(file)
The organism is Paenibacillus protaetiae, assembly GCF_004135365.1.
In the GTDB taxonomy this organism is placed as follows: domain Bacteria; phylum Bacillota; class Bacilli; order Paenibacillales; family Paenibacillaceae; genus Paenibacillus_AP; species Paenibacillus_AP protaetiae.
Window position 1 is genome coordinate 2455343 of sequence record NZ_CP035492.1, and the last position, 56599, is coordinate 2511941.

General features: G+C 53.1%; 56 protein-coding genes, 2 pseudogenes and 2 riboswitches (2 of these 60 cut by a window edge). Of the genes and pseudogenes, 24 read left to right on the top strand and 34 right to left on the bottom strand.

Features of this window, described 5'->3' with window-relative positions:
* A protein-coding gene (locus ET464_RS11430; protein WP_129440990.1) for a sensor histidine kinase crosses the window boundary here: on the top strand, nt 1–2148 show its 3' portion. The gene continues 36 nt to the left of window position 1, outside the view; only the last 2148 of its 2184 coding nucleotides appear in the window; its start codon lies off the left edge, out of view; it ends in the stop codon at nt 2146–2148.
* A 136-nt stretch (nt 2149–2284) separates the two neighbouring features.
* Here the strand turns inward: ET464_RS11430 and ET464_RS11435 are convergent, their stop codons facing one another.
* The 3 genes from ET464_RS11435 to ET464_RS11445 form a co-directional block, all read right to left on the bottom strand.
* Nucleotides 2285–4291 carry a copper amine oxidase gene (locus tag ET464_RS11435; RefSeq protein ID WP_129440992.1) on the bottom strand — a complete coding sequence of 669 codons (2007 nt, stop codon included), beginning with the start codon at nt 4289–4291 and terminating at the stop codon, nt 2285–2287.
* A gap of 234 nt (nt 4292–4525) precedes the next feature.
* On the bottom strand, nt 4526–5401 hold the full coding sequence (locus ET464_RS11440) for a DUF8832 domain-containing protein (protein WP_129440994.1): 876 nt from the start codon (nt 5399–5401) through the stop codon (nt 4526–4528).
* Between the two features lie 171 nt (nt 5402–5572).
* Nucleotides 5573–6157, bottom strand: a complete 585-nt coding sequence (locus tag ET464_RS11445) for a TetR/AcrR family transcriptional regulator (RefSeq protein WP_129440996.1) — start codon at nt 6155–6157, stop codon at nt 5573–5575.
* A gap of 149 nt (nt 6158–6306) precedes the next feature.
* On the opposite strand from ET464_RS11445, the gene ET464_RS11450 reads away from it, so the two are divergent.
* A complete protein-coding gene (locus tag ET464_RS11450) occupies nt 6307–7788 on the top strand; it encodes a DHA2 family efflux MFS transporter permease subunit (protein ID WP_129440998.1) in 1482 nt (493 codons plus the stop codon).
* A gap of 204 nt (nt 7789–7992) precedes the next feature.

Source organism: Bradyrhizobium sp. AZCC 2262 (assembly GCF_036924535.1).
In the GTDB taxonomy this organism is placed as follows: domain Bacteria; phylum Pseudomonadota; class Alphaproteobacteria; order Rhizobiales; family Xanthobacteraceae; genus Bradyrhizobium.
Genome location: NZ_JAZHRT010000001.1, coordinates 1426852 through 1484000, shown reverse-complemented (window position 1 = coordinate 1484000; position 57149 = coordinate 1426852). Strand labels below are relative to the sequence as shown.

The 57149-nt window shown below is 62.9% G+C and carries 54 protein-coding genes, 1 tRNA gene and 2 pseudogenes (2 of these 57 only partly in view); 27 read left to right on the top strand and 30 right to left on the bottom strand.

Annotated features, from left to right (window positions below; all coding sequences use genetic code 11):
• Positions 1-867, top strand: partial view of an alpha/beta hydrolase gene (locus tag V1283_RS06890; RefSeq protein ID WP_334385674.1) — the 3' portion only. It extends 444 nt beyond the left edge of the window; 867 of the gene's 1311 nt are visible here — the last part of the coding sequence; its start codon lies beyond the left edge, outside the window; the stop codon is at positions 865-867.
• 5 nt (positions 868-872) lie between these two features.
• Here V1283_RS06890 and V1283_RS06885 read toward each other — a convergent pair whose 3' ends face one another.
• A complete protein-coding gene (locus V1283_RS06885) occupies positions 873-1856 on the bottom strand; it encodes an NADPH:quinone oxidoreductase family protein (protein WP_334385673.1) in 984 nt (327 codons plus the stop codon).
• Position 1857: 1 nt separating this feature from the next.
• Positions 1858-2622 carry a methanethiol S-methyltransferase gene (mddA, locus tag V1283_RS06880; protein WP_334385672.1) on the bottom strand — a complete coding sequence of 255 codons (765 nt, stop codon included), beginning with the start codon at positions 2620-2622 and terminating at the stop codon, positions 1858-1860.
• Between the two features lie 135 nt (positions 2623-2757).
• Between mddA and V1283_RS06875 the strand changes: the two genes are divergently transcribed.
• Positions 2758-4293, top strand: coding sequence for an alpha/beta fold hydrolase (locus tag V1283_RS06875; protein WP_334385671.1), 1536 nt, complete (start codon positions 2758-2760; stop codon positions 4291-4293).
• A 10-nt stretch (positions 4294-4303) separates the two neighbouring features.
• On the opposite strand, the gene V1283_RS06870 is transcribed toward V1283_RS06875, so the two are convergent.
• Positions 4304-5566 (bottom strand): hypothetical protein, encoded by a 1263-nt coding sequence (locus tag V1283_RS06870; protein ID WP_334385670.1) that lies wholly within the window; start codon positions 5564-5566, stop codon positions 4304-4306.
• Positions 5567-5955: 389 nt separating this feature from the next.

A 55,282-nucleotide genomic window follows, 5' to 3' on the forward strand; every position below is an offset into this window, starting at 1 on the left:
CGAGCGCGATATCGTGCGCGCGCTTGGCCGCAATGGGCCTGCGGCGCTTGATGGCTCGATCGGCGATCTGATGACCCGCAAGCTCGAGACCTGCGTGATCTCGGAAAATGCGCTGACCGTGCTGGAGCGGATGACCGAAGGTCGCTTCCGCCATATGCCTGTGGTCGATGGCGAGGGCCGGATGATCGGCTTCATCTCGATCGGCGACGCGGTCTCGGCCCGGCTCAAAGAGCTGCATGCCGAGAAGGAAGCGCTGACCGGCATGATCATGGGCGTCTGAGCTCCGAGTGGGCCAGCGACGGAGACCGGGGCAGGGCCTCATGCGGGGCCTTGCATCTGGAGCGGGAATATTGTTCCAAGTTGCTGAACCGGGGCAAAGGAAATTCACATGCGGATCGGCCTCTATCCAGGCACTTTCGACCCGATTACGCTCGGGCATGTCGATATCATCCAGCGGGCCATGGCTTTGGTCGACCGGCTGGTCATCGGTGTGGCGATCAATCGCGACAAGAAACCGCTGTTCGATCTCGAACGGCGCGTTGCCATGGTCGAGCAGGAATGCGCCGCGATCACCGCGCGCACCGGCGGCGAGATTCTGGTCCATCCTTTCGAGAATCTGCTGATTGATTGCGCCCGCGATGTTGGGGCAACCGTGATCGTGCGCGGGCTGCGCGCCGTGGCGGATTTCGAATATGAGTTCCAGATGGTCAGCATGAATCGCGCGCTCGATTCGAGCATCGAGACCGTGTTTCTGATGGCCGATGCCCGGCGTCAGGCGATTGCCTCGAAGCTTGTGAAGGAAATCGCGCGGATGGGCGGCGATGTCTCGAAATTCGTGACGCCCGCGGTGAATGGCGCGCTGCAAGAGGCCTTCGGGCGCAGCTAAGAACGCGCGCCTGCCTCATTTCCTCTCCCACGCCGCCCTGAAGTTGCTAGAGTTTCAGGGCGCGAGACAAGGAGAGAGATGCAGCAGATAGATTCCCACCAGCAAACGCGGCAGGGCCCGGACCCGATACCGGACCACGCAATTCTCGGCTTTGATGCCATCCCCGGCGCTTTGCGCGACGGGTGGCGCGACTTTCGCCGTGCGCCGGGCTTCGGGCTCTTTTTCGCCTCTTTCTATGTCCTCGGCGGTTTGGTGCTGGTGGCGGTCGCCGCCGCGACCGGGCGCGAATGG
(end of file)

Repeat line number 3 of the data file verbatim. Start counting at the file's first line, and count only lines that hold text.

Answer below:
Window position 1 is genome coordinate 2455343 of sequence record NZ_CP035492.1, and the last position, 56599, is coordinate 2511941.